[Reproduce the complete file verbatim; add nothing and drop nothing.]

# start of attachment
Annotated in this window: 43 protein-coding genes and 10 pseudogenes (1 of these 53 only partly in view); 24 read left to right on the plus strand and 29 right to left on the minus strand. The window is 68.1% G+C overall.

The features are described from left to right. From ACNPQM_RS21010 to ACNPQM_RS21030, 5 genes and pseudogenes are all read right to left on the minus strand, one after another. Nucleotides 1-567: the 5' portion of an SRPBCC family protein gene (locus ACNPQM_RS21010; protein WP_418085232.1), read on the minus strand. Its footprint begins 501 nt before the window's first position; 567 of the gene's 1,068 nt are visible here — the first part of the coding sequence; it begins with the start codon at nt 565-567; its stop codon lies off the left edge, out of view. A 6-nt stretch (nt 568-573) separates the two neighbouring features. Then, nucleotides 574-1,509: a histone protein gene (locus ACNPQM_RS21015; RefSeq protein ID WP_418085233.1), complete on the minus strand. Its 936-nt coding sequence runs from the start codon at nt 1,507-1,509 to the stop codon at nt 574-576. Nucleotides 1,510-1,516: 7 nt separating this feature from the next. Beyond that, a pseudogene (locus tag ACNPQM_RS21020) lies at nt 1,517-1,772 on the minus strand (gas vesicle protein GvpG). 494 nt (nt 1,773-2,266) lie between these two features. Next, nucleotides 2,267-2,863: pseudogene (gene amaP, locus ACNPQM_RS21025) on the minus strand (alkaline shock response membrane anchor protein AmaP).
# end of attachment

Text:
Annotated in this window: 43 protein-coding genes and 10 pseudogenes (1 of these 53 only partly in view); 24 read left to right on the plus strand and 29 right to left on the minus strand. The window is 68.1% G+C overall.

The features are described from left to right. From ACNPQM_RS21010 to ACNPQM_RS21030, 5 genes and pseudogenes are all read right to left on the minus strand, one after another. Nucleotides 1-567: the 5' portion of an SRPBCC family protein gene (locus ACNPQM_RS21010; protein WP_418085232.1), read on the minus strand. Its footprint begins 501 nt before the window's first position; 567 of the gene's 1,068 nt are visible here — the first part of the coding sequence; it begins with the start codon at nt 565-567; its stop codon lies off the left edge, out of view. A 6-nt stretch (nt 568-573) separates the two neighbouring features. Then, nucleotides 574-1,509: a histone protein gene (locus ACNPQM_RS21015; RefSeq protein ID WP_418085233.1), complete on the minus strand. Its 936-nt coding sequence runs from the start codon at nt 1,507-1,509 to the stop codon at nt 574-576. Nucleotides 1,510-1,516: 7 nt separating this feature from the next. Beyond that, a pseudogene (locus tag ACNPQM_RS21020) lies at nt 1,517-1,772 on the minus strand (gas vesicle protein GvpG). 494 nt (nt 1,773-2,266) lie between these two features. Next, nucleotides 2,267-2,863: pseudogene (gene amaP, locus ACNPQM_RS21025) on the minus strand (alkaline shock response membrane anchor protein AmaP).